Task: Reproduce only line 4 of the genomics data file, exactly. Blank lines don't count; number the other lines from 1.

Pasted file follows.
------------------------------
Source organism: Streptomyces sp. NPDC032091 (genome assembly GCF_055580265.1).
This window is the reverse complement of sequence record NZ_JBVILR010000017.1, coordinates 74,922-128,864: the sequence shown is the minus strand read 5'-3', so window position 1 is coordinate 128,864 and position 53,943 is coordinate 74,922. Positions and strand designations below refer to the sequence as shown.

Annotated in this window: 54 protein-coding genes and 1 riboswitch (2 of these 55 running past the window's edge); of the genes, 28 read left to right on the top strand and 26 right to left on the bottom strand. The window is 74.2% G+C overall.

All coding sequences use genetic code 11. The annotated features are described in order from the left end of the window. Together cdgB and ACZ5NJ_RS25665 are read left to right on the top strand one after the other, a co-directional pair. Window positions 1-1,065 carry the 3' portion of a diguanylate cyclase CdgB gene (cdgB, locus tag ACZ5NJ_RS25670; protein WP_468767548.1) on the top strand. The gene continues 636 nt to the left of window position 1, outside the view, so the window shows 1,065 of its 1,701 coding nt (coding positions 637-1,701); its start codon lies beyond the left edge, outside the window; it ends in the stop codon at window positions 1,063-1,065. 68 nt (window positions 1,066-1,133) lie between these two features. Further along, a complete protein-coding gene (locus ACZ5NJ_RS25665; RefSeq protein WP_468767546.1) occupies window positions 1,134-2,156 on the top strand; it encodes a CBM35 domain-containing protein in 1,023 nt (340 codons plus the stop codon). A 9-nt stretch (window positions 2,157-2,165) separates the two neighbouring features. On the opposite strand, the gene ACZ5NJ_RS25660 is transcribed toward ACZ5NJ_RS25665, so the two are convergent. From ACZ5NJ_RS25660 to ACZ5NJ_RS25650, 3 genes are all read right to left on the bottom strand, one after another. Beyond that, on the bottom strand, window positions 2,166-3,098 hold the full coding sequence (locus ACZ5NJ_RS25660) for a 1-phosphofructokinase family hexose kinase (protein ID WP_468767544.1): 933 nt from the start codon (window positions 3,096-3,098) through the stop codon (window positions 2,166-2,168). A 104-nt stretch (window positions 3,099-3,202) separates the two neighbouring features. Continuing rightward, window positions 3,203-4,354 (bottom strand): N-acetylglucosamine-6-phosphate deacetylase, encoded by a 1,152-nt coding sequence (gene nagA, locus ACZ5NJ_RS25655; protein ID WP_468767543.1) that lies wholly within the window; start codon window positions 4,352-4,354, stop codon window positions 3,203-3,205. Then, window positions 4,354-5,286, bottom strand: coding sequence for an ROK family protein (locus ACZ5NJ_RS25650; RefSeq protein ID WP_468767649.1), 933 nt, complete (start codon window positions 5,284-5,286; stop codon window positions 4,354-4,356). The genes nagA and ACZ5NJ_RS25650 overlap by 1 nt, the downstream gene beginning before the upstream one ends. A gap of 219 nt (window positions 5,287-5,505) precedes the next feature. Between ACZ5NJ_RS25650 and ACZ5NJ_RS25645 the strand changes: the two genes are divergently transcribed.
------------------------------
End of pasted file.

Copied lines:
All coding sequences use genetic code 11. The annotated features are described in order from the left end of the window. Together cdgB and ACZ5NJ_RS25665 are read left to right on the top strand one after the other, a co-directional pair. Window positions 1-1,065 carry the 3' portion of a diguanylate cyclase CdgB gene (cdgB, locus tag ACZ5NJ_RS25670; protein WP_468767548.1) on the top strand. The gene continues 636 nt to the left of window position 1, outside the view, so the window shows 1,065 of its 1,701 coding nt (coding positions 637-1,701); its start codon lies beyond the left edge, outside the window; it ends in the stop codon at window positions 1,063-1,065. 68 nt (window positions 1,066-1,133) lie between these two features. Further along, a complete protein-coding gene (locus ACZ5NJ_RS25665; RefSeq protein WP_468767546.1) occupies window positions 1,134-2,156 on the top strand; it encodes a CBM35 domain-containing protein in 1,023 nt (340 codons plus the stop codon). A 9-nt stretch (window positions 2,157-2,165) separates the two neighbouring features. On the opposite strand, the gene ACZ5NJ_RS25660 is transcribed toward ACZ5NJ_RS25665, so the two are convergent. From ACZ5NJ_RS25660 to ACZ5NJ_RS25650, 3 genes are all read right to left on the bottom strand, one after another. Beyond that, on the bottom strand, window positions 2,166-3,098 hold the full coding sequence (locus ACZ5NJ_RS25660) for a 1-phosphofructokinase family hexose kinase (protein ID WP_468767544.1): 933 nt from the start codon (window positions 3,096-3,098) through the stop codon (window positions 2,166-2,168). A 104-nt stretch (window positions 3,099-3,202) separates the two neighbouring features. Continuing rightward, window positions 3,203-4,354 (bottom strand): N-acetylglucosamine-6-phosphate deacetylase, encoded by a 1,152-nt coding sequence (gene nagA, locus ACZ5NJ_RS25655; protein ID WP_468767543.1) that lies wholly within the window; start codon window positions 4,352-4,354, stop codon window positions 3,203-3,205. Then, window positions 4,354-5,286, bottom strand: coding sequence for an ROK family protein (locus ACZ5NJ_RS25650; RefSeq protein ID WP_468767649.1), 933 nt, complete (start codon window positions 5,284-5,286; stop codon window positions 4,354-4,356). The genes nagA and ACZ5NJ_RS25650 overlap by 1 nt, the downstream gene beginning before the upstream one ends. A gap of 219 nt (window positions 5,287-5,505) precedes the next feature. Between ACZ5NJ_RS25650 and ACZ5NJ_RS25645 the strand changes: the two genes are divergently transcribed.